The maximum supported export resolution by the Insta360app overall is 4K. The reason for this is, by the time this article is written, a limitation on mobile devices.
For exporting your content to your mobile devices local album you have two ways:
Both have its pros and cons. One is very simply and fast mentioned, you can only export content as 360° video or 360° image by using the album library way. By using the story mode you are bound to reframed content.
If you want to export your content in the 360° like it was recorded you are limited to use the album library based export and that will limit the maximum resolution to 4K with a 2:1 display aspect ratio.
1" module content#
The content generated by the 1" module (OneR only) is somehow "in between". It has 5.3K as its maximum recording resolution but on the apps export side it is also limited to 4K via the album library. If you use the story mode with that content, the limitations of the story mode apply.
By dealing with reframed content you will face to differences or a limitation - depends of the point of view - at the export screen / settings.
On an export via the album library you will only see a max of 1080p as option. Whereas the story mode export dialog offers you to set a higher resolution at 1440p.
#The album library is meant to show you your footage in its or near its original quality and view. "Near" original because the highest resolution you can deal with on mobile - at this time - is 4K. Regardless if recorded in 360°, with 4K or the 1" mod. The highest possible resolution content can be saved / exported is 4k.
By allowing you access to the "original" the export via album offers you to export in the highest possible resolution "without changing the original quality any further". Because of that a 360° export gives you access to the 4K resolution, which is the highest possible resolution without any further degrading of it.
If you reframe you save a pyramidic cutout of a 360° sphere in which the pixel ration is 1:1 to the original 360° sphere content. A 5.7k recorded 360° sphere only holds enough data to do a 1080p cut out without using software based interpolation of the pixels and leaving the 1:1 pixel ratio. Therefor reframed exports are limited to 1080p for 16:9, 1440x1440 for 1:1 and 2256x960 for 2.35:1 aspect ratio.
Side note: you can find all that in the config files after extracting the Android app apk. ;)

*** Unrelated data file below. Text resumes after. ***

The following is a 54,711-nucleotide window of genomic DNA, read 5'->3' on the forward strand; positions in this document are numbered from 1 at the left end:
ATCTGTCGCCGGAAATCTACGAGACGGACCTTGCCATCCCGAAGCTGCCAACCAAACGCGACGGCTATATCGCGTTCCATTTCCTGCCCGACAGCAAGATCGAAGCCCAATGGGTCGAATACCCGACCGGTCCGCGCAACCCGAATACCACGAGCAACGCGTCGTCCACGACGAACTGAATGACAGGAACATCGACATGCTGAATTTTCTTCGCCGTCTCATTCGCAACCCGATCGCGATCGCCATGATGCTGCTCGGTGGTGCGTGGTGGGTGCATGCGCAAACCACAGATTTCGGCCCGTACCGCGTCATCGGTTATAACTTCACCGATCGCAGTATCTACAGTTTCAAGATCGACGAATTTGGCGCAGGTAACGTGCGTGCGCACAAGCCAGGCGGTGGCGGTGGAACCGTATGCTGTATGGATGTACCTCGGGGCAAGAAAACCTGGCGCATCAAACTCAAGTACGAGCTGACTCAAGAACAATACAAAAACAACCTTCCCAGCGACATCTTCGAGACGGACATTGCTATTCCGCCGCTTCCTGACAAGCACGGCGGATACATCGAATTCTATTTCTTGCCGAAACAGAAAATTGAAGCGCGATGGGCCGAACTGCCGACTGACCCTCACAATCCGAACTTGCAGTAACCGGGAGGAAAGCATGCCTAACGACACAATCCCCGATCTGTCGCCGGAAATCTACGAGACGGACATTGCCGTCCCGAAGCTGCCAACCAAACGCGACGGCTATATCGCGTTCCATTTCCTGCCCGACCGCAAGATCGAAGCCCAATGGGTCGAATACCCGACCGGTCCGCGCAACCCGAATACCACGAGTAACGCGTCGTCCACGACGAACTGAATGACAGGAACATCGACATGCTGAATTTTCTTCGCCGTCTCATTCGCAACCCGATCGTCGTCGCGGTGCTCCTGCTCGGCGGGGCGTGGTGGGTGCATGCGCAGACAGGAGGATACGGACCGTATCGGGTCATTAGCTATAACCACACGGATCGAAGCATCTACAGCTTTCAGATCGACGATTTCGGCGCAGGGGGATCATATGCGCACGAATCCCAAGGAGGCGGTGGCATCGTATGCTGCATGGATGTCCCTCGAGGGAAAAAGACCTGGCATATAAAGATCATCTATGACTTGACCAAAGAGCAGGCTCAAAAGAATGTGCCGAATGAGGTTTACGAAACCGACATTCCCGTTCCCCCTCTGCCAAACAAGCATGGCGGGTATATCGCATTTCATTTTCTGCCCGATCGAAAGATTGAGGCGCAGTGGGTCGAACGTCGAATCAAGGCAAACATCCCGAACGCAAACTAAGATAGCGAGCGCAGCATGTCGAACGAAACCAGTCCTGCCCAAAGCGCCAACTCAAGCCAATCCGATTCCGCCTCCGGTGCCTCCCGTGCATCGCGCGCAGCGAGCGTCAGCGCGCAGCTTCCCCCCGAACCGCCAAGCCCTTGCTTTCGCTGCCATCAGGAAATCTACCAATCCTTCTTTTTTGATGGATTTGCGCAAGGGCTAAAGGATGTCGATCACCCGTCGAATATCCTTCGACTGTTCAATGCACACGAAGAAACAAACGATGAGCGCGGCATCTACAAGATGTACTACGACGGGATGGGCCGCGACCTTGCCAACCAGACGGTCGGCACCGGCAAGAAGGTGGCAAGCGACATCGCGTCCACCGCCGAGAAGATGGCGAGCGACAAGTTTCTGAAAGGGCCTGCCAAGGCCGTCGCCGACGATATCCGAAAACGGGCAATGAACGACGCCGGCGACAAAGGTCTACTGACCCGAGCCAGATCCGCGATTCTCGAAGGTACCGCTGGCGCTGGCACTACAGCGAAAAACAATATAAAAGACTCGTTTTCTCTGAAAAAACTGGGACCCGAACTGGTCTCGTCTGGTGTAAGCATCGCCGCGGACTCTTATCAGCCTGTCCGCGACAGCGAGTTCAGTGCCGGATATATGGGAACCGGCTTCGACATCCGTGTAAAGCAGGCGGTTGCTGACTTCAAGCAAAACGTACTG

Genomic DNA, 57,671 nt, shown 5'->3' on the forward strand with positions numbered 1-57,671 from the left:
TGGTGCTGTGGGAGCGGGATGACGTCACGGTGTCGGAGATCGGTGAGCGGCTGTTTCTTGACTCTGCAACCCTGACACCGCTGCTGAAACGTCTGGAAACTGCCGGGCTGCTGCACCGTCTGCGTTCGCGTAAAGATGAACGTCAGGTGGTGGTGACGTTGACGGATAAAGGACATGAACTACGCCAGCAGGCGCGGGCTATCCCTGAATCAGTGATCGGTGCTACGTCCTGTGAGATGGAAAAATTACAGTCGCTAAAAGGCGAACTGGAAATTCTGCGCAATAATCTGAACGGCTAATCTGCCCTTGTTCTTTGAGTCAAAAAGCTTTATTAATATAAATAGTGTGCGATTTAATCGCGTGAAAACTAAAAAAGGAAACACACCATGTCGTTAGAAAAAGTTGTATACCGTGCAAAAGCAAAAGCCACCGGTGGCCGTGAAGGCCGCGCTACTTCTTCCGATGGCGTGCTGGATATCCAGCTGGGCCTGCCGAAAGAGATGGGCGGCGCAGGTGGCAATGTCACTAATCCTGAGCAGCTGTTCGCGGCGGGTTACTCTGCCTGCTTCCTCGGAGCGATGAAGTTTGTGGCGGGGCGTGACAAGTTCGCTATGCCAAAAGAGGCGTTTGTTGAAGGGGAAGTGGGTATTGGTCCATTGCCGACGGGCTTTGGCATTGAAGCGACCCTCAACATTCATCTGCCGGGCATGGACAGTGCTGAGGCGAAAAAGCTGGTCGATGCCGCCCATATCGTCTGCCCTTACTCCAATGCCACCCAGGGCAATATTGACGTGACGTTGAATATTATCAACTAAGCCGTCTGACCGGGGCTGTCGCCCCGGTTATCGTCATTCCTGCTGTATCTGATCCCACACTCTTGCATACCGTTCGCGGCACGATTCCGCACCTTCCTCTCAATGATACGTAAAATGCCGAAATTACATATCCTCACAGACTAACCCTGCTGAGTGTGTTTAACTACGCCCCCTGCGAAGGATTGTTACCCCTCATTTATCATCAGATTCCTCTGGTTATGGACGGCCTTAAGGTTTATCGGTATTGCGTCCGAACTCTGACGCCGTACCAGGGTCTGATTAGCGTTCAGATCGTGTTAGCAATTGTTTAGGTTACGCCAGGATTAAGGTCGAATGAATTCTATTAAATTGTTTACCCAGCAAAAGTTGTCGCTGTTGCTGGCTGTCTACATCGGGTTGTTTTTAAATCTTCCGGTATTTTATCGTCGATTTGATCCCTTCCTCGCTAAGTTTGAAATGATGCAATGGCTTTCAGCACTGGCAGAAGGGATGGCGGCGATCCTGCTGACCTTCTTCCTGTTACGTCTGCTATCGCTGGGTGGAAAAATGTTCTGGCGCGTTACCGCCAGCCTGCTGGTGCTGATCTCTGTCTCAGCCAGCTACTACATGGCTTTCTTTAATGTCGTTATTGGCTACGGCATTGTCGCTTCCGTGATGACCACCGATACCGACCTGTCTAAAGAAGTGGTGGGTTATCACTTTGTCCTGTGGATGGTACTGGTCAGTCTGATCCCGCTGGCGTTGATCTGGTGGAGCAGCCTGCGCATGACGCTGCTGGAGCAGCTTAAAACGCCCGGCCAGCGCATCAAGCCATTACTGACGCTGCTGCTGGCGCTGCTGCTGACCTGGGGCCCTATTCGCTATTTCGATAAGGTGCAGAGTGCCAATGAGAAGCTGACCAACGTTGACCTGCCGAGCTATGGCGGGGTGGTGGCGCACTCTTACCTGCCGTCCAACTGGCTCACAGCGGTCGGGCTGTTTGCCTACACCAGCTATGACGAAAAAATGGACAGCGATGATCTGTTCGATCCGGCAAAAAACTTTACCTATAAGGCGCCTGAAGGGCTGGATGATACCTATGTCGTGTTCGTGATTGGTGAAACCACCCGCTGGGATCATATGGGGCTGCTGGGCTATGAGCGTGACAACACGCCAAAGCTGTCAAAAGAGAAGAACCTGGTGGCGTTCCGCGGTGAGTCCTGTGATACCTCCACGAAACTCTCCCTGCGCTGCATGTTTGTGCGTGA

The recording of the 4K mod is meant to be in 4K. So its native resolution on export is 4K, like it is 4K for exporting 360° video on mobile devices. Remember: That's a limitation by mobile devices.
The 1" mod can record in 5.3k (5312x2988) but due to the mobile device limitations that is also reduced to a 4k (3840x2160 / 4000x3000 for example depending on aspect ratio) resolution on album based export.
#Now the story mode. Story mode is meant to combine content of different sources. Different sources mainly focuses on different lens modules but also images and - exclusively on iOS - on content already in your devices album, so you can use content recorded with your devices camera under iOS.
Because even while focusing on different lens modules the recordings have different native resolutions the story mode renders them in a unified resolution you choose. And that focuses on a potential best middle resolution between all sources and reframed content.
Keep in mind if you export a 360° reframed video from a story with more than 1080p that will use software based interpolated up-scaling for that part of the video. As long as you used zoom outs or tiny planets you are on the save side, because that crunches more "native pixel" into the reframed resolution... but it can have negative impact.
And yes, exporting with Studio2021 or using the importer plugin for Premiere Pro will have a benefit because you export a 360° video in 5.7k, while the app does 4K, and if you reframe that video in another tool you have a better quality because 5.7k sphere allows 1080p with 1:1 pixel ratio where 4k only allows around 640p/720p without using interpolating / up-scaling.